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  • Jouko Ahvenainen

Six degrees of spamming and the need for private social networks

Six degrees of separation is the concept that all people in the world, on average, are six or fewer social connections away from one other. In the early 2000s, this concept became very popular when social networking services were emerging, and Albert-László Barabási wrote his famous book Linked. Then we thought social networking services get all people in the world together. The reality has been very different. Social networking services are often glorified spam networks. Maybe part of the misunderstanding is that real social networks are never really public, and social networking is the wrong name for many of these services.



The most recent studies nowadays say the degree of separation is closer to five than six. And for example, for Facebook users, the number was only 3.57 in 2018. Many people have hundreds or thousands of direct contacts in Facebook, LinkedIn and other social networking services.


Social networks have always been important in business and politics. An influential position in a social network gives power. The 2017 book, The Square and the Tower, illustrates examples of important networks, influencers and power structures in the past and our days.

But have social networking services changed this? Have they democratized social networks or made it easier for people to talk to each other? The hope was mostly that social networks enabled people to talk directly to each other and better understand each other, making people more equal. The development has often been quite the opposite as social network services polarize people’s opinions, and people tend to talk but not listen. We now have many social media superstars that people like to follow.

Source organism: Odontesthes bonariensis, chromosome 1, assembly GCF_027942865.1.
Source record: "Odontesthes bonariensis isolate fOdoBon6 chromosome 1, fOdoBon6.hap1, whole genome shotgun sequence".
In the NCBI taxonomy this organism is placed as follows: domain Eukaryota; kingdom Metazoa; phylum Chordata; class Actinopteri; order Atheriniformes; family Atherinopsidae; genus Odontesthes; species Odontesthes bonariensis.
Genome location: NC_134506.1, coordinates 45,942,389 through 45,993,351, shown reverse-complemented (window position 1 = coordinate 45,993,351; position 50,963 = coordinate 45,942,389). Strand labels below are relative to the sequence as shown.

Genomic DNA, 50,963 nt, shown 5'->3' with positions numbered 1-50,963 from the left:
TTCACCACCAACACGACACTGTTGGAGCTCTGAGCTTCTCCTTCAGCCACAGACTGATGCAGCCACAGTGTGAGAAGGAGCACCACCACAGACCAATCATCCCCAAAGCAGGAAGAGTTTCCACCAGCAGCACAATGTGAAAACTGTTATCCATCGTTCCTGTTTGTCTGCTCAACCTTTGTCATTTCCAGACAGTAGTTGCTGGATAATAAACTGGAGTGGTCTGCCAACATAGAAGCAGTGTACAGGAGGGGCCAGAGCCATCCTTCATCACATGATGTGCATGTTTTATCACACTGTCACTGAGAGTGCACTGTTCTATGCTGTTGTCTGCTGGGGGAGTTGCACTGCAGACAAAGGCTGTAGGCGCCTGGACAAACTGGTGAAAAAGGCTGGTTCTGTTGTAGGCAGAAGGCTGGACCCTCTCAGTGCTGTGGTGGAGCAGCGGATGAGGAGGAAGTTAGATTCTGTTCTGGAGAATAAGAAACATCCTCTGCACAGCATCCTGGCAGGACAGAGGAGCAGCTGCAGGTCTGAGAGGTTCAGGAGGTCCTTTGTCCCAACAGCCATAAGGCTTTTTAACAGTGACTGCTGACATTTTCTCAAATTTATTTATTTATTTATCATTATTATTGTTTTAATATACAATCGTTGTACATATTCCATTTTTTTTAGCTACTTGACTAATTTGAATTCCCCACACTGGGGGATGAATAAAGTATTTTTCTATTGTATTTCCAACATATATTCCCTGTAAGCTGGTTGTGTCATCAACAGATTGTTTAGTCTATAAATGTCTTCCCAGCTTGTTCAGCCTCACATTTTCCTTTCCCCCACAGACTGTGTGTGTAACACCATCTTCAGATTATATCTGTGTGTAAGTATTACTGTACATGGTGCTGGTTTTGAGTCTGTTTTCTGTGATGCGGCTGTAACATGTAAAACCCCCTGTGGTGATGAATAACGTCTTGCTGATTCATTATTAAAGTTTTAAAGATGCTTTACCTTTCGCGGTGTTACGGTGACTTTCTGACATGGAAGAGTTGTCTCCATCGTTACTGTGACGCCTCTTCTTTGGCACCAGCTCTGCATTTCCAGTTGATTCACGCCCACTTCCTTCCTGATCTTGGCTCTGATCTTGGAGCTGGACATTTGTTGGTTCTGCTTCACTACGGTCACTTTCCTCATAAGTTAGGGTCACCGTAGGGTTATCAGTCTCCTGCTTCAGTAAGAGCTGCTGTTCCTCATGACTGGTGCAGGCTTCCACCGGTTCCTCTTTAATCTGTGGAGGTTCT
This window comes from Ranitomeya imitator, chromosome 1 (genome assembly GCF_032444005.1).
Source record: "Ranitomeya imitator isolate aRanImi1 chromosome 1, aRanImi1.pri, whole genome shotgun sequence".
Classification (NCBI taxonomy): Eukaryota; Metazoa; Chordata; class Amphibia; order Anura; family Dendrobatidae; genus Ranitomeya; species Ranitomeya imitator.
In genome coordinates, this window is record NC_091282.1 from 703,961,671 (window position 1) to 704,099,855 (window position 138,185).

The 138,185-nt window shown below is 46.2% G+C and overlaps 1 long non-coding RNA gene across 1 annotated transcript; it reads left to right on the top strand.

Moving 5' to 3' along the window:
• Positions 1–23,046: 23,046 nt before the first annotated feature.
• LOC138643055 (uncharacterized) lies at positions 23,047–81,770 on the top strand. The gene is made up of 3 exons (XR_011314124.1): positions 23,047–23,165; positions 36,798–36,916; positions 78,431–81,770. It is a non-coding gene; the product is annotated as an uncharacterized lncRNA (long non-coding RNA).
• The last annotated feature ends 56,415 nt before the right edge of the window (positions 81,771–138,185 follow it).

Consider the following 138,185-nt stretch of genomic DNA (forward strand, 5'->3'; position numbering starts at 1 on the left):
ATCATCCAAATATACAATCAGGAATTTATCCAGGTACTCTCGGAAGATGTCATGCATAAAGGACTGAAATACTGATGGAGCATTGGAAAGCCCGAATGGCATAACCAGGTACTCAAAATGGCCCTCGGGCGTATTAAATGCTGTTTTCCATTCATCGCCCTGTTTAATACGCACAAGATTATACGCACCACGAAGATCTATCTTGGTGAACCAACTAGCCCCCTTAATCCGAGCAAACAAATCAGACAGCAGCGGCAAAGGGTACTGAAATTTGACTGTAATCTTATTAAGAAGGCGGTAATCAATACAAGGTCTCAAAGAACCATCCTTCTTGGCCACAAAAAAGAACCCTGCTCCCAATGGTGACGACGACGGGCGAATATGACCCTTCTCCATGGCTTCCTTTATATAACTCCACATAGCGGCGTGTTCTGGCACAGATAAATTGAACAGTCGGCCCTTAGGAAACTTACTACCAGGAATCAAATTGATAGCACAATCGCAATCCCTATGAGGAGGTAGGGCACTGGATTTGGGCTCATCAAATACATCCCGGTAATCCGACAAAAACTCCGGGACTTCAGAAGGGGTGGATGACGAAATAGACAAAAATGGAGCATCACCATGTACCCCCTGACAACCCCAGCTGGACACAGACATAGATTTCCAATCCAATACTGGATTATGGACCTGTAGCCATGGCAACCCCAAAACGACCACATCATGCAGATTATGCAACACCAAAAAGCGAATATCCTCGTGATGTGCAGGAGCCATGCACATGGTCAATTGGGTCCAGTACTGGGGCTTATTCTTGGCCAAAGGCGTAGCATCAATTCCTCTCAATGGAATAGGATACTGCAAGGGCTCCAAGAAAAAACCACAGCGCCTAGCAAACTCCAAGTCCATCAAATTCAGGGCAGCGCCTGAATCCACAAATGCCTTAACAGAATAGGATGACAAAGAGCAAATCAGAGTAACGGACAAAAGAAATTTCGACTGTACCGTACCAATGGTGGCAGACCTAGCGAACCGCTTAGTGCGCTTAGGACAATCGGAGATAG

What has been the impact on business? Real social networks have definitely influenced people on what and why they decide to buy. But it is not so clear how the current online social networking services are linked to this. I wrote earlier about TikTok and a new era of social influence and how social networking algorithms are not always optimal for getting visibility. Social media marketing focuses more and more on celebrities and superstars.


Algorithms are one part of how social networks behave, but it is not the only component. It also depends on our behavior and how we use or want to use social networking services. How many people want to develop trust with their contacts, how many want to have good discussions and how many want to understand other people and their opinions better?

Trust is built based on positive experiences, which is also true of digital trust in social networking services. One could say many social networking services have become spamming networks. People just like to promote their thoughts and businesses. In many cases, it’s not about discussions but multi-broadcasting. All parties want to broadcast their views.


Facebook often promotes personal life or political views. LinkedIn is more often used to promote one’s own business, personal brand and own competence. If your posts are mainly to market your company and products and your private messages to sell something, could you even call that a social network?


Fake profiles and marketing bots are extreme examples of how social networking services are being used. If LinkedIn ever wanted to be the network of trusted contacts in business, it has failed badly. It doesn’t even check if users are real people. LinkedIn is an excellent place to have up to date contact details, but otherwise, it is not really a social network but a marketing broadcasting platform.


Your significant personal social networks are probably quite different from your contact networks. Referring to The Square and the Tower book, your LinkedIn profile is more like your network and behavior on a city’s square. But your more important network includes who you physically meet with, with whom you spend time, who you trust and listen to.


Maybe the problem is more fundamental. The critical and influential social contacts and networks are rarely public. If we want to have a solution to manage our social networks, evaluate the importance of different people and trust our connections in different contexts, we need more private solutions. We don’t want to share those things with everyone else.


Social media is the right name for services like Facebook, LinkedIn and Twitter. But it is a mistake to think they represent our real social network. We need new solutions to manage our entire social networks and how we communicate with them. Those solutions must be based more on our personal experiences, not what we want to declare to the rest of the world. What we need now are private social networks.

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